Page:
Atom Is Now Open Source
Today, we’re excited to announce that we are open-sourcing Atom under the MIT License. We see Atom as a perfect complement to GitHub’s primary mission of building better software by working together. Atom is a long-term investment, and GitHub will continue to support its development with a dedicated team going forward. But we also know that we can’t achieve our vision for Atom alone. As Emacs and Vim have demonstrated over the past three decades, if you want to build a thriving, long-lasting community around a text editor, it has to be open source.
Much of Atom’s functionality is provided by packages, and every Atom package has been open source since the day we launched the beta. Today, we’re open sourcing the rest of Atom, which includes the core application, Atom’s package manager, and Atom’s Chromium-based desktop application framework, Atom Shell.
Atom’s core contains the parts of the application that aren’t provided by packages. This includes the build system, Atom’s global environment, the workspace and panes, and the text editor component. Over time, we’ve extracted functionality from Atom into libraries that can be used independently, and we expect that process to continue.
Atom Package Manager
Atom’s package manager,
apm, is a client library and command line
utility that facilitates publishing and installing Atom packages.
currently powered by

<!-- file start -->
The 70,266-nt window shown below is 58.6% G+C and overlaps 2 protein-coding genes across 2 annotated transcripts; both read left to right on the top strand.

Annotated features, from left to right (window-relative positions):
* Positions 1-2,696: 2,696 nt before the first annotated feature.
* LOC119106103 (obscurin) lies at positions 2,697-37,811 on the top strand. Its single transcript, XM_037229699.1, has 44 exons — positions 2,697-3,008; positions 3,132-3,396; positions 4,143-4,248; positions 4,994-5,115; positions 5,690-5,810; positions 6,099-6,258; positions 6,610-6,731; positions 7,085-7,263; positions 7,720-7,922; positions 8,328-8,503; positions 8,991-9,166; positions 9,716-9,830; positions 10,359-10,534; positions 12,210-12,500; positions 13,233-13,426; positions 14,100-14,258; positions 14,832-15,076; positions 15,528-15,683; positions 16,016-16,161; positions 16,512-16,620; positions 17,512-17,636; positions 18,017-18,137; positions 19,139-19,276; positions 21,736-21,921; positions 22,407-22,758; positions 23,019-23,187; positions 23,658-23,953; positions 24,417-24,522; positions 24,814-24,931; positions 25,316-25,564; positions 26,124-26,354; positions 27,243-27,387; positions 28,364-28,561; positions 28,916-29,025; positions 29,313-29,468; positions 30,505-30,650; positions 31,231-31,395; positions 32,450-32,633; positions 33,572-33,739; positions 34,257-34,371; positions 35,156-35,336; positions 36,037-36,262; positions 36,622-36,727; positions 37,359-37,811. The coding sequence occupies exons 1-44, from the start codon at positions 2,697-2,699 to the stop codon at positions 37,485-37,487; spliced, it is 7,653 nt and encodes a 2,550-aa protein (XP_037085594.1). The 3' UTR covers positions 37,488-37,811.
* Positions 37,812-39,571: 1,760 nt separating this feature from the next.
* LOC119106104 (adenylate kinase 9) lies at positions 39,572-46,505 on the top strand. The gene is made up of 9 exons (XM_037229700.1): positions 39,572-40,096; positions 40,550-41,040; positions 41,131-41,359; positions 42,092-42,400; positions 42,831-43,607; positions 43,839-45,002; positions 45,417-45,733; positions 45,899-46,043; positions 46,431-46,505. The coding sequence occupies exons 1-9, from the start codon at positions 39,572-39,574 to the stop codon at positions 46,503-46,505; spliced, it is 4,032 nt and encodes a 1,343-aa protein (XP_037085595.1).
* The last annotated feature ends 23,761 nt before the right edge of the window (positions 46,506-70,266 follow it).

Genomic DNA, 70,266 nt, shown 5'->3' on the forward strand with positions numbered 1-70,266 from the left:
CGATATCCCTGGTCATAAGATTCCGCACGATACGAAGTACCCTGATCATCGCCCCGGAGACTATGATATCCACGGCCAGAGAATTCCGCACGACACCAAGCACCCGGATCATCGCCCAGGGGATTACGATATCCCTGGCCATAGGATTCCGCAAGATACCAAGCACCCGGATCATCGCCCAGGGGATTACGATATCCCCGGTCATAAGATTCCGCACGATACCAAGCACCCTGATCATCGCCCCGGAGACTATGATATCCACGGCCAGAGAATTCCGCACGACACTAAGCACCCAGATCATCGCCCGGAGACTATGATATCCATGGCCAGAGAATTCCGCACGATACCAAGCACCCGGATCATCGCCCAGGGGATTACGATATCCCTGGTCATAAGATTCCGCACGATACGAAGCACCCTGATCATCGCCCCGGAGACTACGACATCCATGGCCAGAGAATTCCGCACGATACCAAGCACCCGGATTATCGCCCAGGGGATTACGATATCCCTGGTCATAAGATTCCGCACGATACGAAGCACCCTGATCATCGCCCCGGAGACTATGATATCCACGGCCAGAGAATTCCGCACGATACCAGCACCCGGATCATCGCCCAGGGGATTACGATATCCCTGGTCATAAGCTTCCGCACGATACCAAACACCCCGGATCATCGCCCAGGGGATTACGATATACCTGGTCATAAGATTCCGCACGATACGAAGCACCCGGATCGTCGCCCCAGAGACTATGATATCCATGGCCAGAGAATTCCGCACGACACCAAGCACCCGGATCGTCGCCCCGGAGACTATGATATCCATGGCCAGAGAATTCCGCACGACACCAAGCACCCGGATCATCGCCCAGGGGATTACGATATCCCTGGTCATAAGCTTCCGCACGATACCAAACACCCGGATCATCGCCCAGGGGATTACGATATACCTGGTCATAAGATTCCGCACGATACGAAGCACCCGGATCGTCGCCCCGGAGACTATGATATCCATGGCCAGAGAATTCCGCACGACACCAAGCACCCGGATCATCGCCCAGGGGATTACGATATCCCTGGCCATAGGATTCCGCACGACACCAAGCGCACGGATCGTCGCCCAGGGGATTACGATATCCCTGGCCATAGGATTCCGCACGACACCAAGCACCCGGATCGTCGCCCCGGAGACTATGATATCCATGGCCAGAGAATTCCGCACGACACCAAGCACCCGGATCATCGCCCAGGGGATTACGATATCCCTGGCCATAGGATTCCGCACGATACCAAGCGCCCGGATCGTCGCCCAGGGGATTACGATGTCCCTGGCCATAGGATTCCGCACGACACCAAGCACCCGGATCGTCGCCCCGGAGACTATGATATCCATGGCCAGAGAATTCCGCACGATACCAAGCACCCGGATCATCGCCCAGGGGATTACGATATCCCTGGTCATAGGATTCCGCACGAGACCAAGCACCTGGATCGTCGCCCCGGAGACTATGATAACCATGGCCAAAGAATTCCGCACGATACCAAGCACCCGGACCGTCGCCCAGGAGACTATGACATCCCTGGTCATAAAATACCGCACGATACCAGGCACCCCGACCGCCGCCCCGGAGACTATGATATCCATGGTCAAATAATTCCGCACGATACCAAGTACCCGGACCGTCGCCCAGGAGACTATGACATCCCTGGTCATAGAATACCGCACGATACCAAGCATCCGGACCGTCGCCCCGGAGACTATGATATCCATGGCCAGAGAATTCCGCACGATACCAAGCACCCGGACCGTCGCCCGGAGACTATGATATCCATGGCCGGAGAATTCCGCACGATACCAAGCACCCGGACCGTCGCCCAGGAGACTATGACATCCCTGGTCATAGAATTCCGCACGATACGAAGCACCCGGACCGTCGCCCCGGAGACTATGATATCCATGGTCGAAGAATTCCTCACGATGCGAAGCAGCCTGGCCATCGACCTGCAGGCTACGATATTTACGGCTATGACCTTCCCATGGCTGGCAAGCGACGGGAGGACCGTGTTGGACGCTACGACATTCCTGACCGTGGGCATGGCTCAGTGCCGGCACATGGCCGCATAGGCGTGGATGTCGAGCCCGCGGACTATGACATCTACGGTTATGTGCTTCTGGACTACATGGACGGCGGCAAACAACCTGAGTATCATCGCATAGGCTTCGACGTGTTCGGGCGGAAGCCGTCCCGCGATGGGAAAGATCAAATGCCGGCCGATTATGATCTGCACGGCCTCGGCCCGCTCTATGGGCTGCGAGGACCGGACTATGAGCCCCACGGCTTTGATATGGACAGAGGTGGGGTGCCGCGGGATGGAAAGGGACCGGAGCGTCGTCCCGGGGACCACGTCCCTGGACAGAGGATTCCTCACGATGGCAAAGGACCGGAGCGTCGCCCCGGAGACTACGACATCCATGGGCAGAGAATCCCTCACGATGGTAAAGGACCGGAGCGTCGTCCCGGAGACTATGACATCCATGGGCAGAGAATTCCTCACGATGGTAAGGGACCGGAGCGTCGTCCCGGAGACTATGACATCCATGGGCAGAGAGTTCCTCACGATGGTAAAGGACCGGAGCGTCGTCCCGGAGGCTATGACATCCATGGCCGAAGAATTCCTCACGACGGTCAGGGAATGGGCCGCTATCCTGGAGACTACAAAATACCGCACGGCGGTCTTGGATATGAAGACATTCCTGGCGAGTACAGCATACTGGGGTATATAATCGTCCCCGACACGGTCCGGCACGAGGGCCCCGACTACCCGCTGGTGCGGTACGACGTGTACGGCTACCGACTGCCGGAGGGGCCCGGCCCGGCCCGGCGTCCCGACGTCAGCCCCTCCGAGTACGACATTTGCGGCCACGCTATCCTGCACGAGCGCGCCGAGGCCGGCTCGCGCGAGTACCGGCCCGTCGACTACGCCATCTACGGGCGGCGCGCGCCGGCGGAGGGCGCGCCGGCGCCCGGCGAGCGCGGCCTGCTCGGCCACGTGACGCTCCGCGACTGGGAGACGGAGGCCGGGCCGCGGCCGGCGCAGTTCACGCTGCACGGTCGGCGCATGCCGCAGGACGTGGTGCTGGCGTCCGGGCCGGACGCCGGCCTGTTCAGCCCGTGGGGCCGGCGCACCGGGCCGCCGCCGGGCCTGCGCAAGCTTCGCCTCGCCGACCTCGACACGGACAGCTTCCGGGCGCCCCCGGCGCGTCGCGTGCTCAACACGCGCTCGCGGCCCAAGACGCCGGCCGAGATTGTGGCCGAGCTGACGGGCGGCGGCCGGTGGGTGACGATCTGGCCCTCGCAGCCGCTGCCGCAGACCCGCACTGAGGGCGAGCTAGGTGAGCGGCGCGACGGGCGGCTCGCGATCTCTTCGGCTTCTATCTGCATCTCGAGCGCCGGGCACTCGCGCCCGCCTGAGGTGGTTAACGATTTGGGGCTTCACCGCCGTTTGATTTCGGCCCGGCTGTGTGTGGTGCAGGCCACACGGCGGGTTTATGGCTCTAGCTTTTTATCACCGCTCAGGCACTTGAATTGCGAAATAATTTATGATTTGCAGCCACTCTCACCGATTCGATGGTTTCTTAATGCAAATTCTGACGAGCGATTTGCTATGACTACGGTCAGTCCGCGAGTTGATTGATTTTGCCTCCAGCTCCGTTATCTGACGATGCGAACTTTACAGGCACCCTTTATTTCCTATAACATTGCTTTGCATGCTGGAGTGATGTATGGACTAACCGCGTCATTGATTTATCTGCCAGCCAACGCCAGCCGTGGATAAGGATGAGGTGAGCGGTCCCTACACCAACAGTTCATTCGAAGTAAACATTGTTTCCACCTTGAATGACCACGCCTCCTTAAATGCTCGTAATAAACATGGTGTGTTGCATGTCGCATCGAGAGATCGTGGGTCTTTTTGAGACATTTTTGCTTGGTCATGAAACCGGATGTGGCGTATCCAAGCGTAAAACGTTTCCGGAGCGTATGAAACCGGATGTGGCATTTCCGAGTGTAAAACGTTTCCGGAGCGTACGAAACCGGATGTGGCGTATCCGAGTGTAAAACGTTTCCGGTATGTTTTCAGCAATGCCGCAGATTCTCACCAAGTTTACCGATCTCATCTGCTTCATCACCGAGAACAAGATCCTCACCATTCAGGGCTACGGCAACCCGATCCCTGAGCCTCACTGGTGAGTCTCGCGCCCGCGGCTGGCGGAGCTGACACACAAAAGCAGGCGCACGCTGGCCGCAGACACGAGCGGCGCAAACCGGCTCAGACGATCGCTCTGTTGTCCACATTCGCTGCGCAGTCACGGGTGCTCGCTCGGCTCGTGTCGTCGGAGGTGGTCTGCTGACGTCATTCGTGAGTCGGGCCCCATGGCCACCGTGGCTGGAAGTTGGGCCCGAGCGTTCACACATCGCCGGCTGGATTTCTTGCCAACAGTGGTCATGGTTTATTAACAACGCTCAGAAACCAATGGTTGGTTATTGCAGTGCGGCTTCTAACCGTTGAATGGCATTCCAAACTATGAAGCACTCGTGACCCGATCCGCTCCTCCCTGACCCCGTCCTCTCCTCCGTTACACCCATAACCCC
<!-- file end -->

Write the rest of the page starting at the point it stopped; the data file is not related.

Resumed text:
atom.io, but we plan on standardizing the backend APIs so
that eventually you can host your own registry.
Finally, we’re just as excited to be open-sourcing Atom Shell
as we are about Atom itself. Over its 2.5 years of development, Atom has been
something of a hermit crab, beginning its life in a Cocoa
migrating to the Chromium Embedded Framework, and finally making its
permanent home inside Atom Shell. We experimented briefly with
Node-Webkit, but decided instead to hire @zcbenz to
build the exact framework we were imagining.
We’ve taken great care to integrate Chromium and Node in a clean, maintainable way, including sponsoring the addition of multi-context support in Node. We also created brightray and libchromiumcontent, which make it easier to embed Chromium into native applications as a shared library.
Into the future!
There’s still a ton to do before Atom is ready for version 1.0. In the next few months, we’ll be focusing on improving performance, releasing on Linux and Windows, and stabilizing APIs. We think being open source will help us get there faster, and more importantly, source access will give you the transparency and control you’ve told us you expect from your tools.
We’d like to thank everyone who has participated in the Atom beta so far. Your feedback, packages, and pull requests have been invaluable. We wouldn’t be building a text editor if we didn’t plan on using it for the rest of our lives, and we’re excited to take this critical step toward making that a reality.